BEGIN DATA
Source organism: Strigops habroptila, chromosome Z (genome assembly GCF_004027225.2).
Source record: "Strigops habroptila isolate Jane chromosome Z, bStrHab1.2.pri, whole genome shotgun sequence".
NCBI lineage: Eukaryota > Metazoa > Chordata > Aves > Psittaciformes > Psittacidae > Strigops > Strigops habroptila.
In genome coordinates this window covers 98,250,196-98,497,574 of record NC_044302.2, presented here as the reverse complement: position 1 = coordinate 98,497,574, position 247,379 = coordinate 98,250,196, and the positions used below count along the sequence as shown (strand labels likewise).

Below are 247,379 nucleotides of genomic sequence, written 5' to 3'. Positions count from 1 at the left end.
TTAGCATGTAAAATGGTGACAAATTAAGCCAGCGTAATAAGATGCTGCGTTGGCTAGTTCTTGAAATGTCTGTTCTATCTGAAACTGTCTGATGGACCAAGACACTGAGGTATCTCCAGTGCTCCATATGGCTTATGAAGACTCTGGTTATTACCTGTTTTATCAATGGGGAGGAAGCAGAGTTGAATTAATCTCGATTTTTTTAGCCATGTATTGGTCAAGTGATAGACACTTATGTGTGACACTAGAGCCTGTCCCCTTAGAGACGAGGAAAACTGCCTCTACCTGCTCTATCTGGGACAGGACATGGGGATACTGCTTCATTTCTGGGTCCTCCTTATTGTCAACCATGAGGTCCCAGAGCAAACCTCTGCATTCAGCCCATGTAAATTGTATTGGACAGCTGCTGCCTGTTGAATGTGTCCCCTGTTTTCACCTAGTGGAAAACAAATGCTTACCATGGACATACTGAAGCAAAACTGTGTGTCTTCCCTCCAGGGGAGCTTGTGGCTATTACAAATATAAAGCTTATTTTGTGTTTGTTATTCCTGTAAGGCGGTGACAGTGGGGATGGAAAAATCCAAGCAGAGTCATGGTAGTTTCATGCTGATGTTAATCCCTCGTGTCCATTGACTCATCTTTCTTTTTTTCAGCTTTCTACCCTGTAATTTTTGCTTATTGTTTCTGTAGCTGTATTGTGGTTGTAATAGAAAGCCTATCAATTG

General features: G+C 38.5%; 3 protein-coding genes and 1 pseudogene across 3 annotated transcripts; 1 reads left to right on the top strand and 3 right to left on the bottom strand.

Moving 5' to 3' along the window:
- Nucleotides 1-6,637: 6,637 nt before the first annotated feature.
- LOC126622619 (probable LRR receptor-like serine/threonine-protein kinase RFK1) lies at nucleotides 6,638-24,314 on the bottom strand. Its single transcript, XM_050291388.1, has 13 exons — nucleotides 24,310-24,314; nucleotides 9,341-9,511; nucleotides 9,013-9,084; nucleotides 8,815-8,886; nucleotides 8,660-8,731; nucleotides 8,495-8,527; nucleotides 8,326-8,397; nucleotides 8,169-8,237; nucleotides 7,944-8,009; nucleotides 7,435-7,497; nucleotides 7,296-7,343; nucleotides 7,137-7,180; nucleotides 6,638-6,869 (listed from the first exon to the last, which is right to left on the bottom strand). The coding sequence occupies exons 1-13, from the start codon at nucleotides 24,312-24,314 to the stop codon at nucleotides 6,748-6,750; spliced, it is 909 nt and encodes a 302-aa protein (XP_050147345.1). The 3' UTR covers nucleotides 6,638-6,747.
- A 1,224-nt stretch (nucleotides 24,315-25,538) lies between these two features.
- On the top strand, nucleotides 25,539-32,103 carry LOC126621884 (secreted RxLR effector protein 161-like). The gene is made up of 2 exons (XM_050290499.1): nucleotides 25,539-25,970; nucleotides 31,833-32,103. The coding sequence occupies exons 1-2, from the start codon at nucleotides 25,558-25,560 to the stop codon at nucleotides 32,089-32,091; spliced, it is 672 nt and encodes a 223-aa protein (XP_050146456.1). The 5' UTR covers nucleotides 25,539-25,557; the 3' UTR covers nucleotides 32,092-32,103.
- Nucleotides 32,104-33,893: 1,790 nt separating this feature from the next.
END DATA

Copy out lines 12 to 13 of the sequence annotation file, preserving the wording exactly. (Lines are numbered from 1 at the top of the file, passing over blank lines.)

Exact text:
- On the top strand, nucleotides 25,539-32,103 carry LOC126621884 (secreted RxLR effector protein 161-like). The gene is made up of 2 exons (XM_050290499.1): nucleotides 25,539-25,970; nucleotides 31,833-32,103. The coding sequence occupies exons 1-2, from the start codon at nucleotides 25,558-25,560 to the stop codon at nucleotides 32,089-32,091; spliced, it is 672 nt and encodes a 223-aa protein (XP_050146456.1). The 5' UTR covers nucleotides 25,539-25,557; the 3' UTR covers nucleotides 32,092-32,103.
- Nucleotides 32,104-33,893: 1,790 nt separating this feature from the next.